A second technique used is that of isolation. There are many types of isolation that are used to create fear in the minds of the reader. There is physical isolation where the person involved is cut from the ‘real’ world. This causes fear, as there is nowhere to run. In “The Woman in Black” Eel Marsh House is situated a long way from anywhere and the causeway cuts off an escape at high tide.

“You can only cross the Causeway at low tide. … When the tide comes in, you’re cut off until it’s low again.”

There is also the mental isolation that Arthur feels within the town of Crythin Gifford. He feels that he is above their foolish ways and they feel afraid of him because of him connection with Mrs Alice Drablow. This is evident when Arthur and Mr Jerome are walking to the funeral.

“I feel like a spectre at some cheerful feast … men drew back from us slightly and fell silent and stiff”

The final type of isolation is the isolation that Arthur feels because nobody understands what he has experienced.

“you have none of you no idea”

This type of isolation makes Arthur the most fearful because he does not know if his experience was real or if it was part of his imagination and in turn the reader feels frightened because they can relate to this type of mental isolation.

The technique of isolation is also used in “Harry”, but it is not as obvious as it is in “The Woman in Black”. The first type of isolation that is used is the physical isolation between the family and the neighbourhood. The family are new to the area, so they do not know anybody well. The child, Christine, has no friends so she plays on her own with Harry.

“She hasn’t any brothers or sisters. She hasn’t any friends of her own age.”

“We’re new to the neighbourhood, you see”

The second type of isolation used is the mental isolation of the mother. As she is not Christine’s real mother, she feels as if she is not connected to Christine.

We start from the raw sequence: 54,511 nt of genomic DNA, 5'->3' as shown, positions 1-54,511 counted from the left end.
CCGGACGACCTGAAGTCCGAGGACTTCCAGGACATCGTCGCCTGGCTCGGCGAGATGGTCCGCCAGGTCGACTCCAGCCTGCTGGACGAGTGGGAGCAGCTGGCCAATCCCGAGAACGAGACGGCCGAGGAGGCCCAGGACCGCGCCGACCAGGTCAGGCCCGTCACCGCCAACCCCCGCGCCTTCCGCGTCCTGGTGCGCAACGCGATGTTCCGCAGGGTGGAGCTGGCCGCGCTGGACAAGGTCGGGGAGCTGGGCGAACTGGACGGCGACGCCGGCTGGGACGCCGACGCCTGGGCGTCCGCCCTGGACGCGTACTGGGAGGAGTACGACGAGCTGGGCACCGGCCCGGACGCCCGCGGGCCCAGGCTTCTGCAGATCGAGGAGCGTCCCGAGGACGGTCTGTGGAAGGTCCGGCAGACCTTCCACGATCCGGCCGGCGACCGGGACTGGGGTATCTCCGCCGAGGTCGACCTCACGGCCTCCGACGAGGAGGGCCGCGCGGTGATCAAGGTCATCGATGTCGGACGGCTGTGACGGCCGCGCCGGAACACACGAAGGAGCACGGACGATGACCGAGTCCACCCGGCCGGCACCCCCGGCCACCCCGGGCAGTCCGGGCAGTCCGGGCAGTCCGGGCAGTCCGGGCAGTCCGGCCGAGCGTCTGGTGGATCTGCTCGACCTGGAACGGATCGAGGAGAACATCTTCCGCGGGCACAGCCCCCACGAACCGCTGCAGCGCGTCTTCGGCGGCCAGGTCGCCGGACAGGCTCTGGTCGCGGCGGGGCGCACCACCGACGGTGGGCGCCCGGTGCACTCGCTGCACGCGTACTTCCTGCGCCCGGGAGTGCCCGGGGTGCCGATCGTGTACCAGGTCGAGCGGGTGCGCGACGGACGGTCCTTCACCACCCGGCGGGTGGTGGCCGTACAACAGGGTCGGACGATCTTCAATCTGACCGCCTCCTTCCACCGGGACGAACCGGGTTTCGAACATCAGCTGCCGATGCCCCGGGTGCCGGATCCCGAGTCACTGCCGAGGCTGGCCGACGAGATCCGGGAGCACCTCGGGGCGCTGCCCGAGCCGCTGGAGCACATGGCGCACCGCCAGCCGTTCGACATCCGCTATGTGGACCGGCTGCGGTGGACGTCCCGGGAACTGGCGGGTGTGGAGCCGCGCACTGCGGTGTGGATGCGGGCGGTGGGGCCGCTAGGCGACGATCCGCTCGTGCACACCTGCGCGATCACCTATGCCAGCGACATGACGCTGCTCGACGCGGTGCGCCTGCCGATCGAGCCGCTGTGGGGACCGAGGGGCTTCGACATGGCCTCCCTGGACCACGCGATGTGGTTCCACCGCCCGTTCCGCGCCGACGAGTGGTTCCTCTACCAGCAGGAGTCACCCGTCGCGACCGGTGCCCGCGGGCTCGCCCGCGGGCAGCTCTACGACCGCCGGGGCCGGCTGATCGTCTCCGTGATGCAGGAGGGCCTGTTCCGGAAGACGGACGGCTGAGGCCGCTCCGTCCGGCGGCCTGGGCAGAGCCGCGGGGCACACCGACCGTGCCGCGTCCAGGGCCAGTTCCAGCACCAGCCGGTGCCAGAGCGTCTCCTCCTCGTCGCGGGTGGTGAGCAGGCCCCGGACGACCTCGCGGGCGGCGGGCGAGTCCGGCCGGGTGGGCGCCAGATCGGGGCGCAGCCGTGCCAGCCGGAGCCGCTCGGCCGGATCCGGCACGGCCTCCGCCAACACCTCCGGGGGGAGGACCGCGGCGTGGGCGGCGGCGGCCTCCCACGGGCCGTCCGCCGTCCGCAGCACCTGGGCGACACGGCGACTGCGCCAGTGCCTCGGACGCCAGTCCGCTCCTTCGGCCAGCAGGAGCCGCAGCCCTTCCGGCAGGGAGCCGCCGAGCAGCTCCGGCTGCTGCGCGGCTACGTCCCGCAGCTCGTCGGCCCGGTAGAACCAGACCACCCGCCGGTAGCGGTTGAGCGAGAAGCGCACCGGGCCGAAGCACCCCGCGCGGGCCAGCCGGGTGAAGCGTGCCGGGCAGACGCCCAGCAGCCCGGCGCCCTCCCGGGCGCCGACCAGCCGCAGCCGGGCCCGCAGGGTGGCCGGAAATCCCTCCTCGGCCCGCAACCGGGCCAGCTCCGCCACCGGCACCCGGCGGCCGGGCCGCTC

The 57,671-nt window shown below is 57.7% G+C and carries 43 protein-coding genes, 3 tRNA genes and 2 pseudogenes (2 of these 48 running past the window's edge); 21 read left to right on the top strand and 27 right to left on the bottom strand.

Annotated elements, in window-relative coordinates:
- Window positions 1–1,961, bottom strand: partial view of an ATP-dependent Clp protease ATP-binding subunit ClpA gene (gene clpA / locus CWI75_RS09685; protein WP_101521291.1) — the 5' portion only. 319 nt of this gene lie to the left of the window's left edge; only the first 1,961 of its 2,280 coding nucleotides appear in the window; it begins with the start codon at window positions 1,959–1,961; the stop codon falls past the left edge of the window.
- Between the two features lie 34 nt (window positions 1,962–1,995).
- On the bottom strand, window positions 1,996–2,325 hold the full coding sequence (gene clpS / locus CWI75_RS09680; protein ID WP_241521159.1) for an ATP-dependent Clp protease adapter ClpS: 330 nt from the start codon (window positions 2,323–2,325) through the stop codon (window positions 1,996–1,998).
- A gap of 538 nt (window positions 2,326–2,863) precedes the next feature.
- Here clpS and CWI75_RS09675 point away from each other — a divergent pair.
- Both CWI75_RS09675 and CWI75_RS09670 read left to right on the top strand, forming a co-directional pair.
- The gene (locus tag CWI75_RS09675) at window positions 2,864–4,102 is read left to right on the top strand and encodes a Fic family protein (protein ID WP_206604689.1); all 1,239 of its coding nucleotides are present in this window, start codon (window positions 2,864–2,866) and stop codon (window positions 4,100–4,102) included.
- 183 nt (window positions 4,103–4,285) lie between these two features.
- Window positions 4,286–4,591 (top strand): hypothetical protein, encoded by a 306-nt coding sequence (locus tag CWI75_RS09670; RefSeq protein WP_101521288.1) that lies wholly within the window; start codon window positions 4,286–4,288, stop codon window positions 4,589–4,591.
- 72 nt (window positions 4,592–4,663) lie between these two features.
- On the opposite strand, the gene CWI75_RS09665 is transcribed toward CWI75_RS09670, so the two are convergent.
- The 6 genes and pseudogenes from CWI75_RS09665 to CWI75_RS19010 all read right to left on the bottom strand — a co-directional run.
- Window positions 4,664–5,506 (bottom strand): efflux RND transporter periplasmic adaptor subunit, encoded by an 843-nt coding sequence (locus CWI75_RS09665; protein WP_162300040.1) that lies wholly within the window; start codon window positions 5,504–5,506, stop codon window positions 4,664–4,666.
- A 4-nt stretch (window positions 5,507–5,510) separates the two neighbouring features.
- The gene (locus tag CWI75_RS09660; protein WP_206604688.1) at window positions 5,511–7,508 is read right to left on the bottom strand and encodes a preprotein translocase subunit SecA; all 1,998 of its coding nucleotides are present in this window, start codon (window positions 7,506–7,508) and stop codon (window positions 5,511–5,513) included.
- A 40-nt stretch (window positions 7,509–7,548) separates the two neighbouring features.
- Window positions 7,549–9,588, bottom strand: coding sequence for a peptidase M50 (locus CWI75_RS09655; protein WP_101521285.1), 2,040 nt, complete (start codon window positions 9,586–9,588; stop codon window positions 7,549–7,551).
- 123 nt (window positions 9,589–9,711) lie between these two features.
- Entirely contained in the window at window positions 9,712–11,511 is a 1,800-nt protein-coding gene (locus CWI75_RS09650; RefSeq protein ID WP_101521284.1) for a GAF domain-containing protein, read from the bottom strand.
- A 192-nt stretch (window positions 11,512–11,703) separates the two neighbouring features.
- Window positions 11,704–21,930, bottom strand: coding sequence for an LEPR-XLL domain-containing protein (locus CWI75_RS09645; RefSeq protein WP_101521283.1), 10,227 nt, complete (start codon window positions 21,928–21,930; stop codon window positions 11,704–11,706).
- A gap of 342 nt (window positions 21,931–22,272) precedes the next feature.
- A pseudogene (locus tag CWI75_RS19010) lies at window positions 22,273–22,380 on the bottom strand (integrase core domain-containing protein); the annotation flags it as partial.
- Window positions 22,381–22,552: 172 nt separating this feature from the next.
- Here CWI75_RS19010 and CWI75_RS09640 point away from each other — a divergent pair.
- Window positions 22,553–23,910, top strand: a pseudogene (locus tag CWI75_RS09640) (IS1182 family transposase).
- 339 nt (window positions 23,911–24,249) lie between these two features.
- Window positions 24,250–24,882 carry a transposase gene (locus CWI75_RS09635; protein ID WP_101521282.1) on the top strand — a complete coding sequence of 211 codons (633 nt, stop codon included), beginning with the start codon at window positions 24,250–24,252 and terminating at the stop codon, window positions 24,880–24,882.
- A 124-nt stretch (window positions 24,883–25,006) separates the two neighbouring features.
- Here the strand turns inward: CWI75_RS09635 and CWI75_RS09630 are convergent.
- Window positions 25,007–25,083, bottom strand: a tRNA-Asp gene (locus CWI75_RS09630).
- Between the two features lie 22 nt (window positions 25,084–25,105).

“More so than if I was her real mother”

Also the mother feels isolated because she is the only person who thinks that there is anything wrong. All of the people around her think that Christine is going through a phase, but the mother feels that something is wrong.

“I didn’t mention any of this to Jim that night. I knew he would only scoff as he’d done before.”

The final isolation is at the end of the story. The mother feels isolated because she is the only person who knows the truth about what happened to Christine.

“And only two people know what happened. An old crazed woman living in a derelict house, and myself.”

The technique of isolation is used in “Harry” to scare the reader by creating a feeling that there is nowhere for the isolated person to escape to.

The technique of isolation is also used in “The Red Room”. The isolation is a physical isolation. The red room is a room that is far away from any other point in the castle. The narrator feels isolated because there is nobody around him and his imagination is left to scare him.

“I was in a state of considerable nervous tension… I spoke aloud, but the echoes were not pleasant. … My mind reverted to the three old and distorted people downstairs,… The sombre reds and blacks of the room troubled me,”

This isolation frightens the reader, as there is no escape for the narrator.

A third technique that appears in works of the ghost genre is the imagination versus the rational mind. Throughout “The Woman in Black” Arthur battles with his imagination. In a normal location, surrounded by familiar things, the events that occur around Arthur would probably have been simply explained away by a rational answer. However, as he is alone and in a place where his imagination is allowed to rule over his common sense, his view is clouded and the rational ideas that Arthur lives with are cast away. When Arthur looks back at the events of his first night at Eel Marsh House he realises how he was mistaken. This is an example of how Arthur’s rational mind comes up with a realistic answer to the events that terrified him by night: